When push comes to shove, if I had to pick just one of those, I'd probably go for whichever was the bigger slice.
Nemeth asks: How far is too far, HowFar?? (I see you've done an ultra - have you found your distance limit or what is the distance you would consider too far?)
Pt. 2 just for fetch - when you did your ultra, did you feel like a Hobbit?

HowFar? says: I did a few ultras, as well as a marathon that I turned into an ultra thanks to some navigational issues. I felt okay doing the 50k, although trying to do it 'quickly' was hard. I was after a qualifying time for some European 50k but I missed it by about 5 minutes. I did one 6 hour track ultra - which I enjoyed more than I thought I would. the thought of going round a 400m track for 6 hours was a bit daunting, but it was actually quite a sociable thing to do - much more sociable than a marathon where, if it's a small field, you might not be running near anyone for ages. I would have liked to carry on with marathons and ultras, but I got injured and never really got running again so that's why my longest ultra was the 6 hour one - not because it was too far.

At no point did I feel like a Hobbit.

I did go to see Lord of the Rings (because a group of work colleagues asked me if I fancied going to the cinema and only after I said that I would go did they tell me what the film was.) We were in some quite comfy seats and I was laying back, enjoying the comfort. There was a section where nobody was speaking English and I was very confused. It was only later that I found out that there had been subtitles, which I couldn't see because there was a brass rail in front of our seats and I had slumped so far down into my seat that the brass bar completely covered the subtitles. Perhaps being able to read the subtitles would have made the film more comprehensible. I am not tempted to re-watch to find out.
monsenb1 asks: Blue Monday or Love Will Tear Us Apart?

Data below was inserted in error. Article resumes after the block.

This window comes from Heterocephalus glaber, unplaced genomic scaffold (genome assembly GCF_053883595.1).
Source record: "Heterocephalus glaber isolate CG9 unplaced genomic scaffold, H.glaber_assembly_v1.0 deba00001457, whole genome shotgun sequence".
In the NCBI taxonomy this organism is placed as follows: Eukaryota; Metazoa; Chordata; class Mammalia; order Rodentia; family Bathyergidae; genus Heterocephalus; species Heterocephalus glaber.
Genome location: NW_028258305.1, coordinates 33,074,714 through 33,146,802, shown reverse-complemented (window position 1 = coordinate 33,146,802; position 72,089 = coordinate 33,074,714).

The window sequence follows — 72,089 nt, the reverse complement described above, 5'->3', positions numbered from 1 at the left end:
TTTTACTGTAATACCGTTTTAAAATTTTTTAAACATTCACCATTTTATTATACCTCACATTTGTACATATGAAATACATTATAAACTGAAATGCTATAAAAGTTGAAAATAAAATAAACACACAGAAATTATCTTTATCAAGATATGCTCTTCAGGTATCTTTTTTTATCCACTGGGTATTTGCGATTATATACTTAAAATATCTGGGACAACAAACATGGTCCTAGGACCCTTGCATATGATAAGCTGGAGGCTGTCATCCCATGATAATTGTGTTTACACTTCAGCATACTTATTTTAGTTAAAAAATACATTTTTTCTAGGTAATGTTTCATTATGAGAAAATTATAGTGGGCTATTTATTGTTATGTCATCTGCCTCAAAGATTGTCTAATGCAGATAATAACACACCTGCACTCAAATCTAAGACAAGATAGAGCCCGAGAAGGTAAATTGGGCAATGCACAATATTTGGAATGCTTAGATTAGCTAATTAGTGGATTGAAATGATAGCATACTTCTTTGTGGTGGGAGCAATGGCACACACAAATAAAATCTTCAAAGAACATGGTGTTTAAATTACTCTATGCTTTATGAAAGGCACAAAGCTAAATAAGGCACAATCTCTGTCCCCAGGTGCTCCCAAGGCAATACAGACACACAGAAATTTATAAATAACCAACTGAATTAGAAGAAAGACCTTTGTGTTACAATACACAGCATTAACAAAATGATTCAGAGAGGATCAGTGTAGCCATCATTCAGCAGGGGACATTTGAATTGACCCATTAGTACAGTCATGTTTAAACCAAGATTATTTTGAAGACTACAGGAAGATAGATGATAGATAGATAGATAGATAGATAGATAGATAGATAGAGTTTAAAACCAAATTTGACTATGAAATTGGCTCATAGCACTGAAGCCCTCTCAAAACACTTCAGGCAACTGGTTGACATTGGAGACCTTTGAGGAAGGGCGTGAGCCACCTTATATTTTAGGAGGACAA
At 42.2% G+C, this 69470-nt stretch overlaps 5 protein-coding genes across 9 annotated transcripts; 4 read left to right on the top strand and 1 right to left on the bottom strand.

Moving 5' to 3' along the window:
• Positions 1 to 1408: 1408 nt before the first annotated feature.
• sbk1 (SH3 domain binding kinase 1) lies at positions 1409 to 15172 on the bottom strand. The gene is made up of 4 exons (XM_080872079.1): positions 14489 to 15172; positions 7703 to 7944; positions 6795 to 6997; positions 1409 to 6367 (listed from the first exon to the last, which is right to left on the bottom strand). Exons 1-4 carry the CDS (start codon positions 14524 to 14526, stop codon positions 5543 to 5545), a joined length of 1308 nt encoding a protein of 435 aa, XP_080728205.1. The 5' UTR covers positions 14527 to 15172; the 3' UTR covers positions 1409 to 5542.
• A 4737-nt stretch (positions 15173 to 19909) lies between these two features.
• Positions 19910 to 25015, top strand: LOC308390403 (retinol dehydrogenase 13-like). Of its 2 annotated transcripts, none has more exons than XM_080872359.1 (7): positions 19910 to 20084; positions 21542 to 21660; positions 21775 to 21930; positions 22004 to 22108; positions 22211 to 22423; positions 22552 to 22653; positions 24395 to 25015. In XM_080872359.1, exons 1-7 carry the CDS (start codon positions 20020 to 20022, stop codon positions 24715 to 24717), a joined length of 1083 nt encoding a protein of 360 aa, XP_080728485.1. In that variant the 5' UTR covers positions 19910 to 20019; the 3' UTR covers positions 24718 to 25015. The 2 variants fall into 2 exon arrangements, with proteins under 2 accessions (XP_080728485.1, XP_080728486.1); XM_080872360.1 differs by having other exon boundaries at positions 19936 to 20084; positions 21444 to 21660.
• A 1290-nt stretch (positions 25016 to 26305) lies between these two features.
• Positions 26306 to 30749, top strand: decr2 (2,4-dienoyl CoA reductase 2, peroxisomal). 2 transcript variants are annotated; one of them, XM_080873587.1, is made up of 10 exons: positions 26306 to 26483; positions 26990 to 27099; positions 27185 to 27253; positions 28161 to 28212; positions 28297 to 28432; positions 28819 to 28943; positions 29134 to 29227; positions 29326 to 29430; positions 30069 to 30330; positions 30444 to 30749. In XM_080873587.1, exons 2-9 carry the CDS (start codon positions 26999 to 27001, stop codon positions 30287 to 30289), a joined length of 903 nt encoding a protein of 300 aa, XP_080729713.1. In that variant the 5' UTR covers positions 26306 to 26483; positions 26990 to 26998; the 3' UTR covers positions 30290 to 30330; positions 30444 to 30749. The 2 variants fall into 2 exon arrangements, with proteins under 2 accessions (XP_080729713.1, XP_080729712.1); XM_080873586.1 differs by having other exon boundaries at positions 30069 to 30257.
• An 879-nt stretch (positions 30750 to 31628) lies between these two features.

HowFar? says: Oof! That's really tricky. I think I have probably danced more to Blue Monday. The Hardfloor remix brings a smile to my face every time and I am swiftly transported back to a sweaty, smoke filled box of a room, with black silhouettes of bodies bouncing and twisting against the strobes and the music pounded. I had some of the happiest times that I can remember in those Manchester clubs.

Love Will Tear Us Apart was more bedroomy, more likely to be discovered on a mix tape handed to you by an enthusiastic friend along with a load of other marvellous, guitar driven, indie-kid tunes.

We used to go to The Sugarhouse in Lancaster when I was at University. I loved the energy of the indie stuff and was very, very dismissive of the house music that was beginning to catch on in some quarters. Some friends of mine were wearing dungarees with smiley faces on and gushing about Inner City and I just didn’t get it at all. I got there in the end though and I’m delighted that I did.

That’s quite along winded way of not answering the question at all. If I can only have one, and it would pain me to have to lose one, I would have to go for Blue Monday.

As with all music questions, that could all change if you ask me next week.
halfpint asks: About bloody time. Who will I vote for now?

That’s not my question. The coronavirus is coming. You have to self isolate for an indefinite period. Fetch blogs are being rationed and you can only read three fetchie’s blogs. Which would you choose and why?

HowFar? says: Thanks, HP. I think we should work our way through the singles thread for future nominations and voting purposes. That should keep everything nice and easy to remember.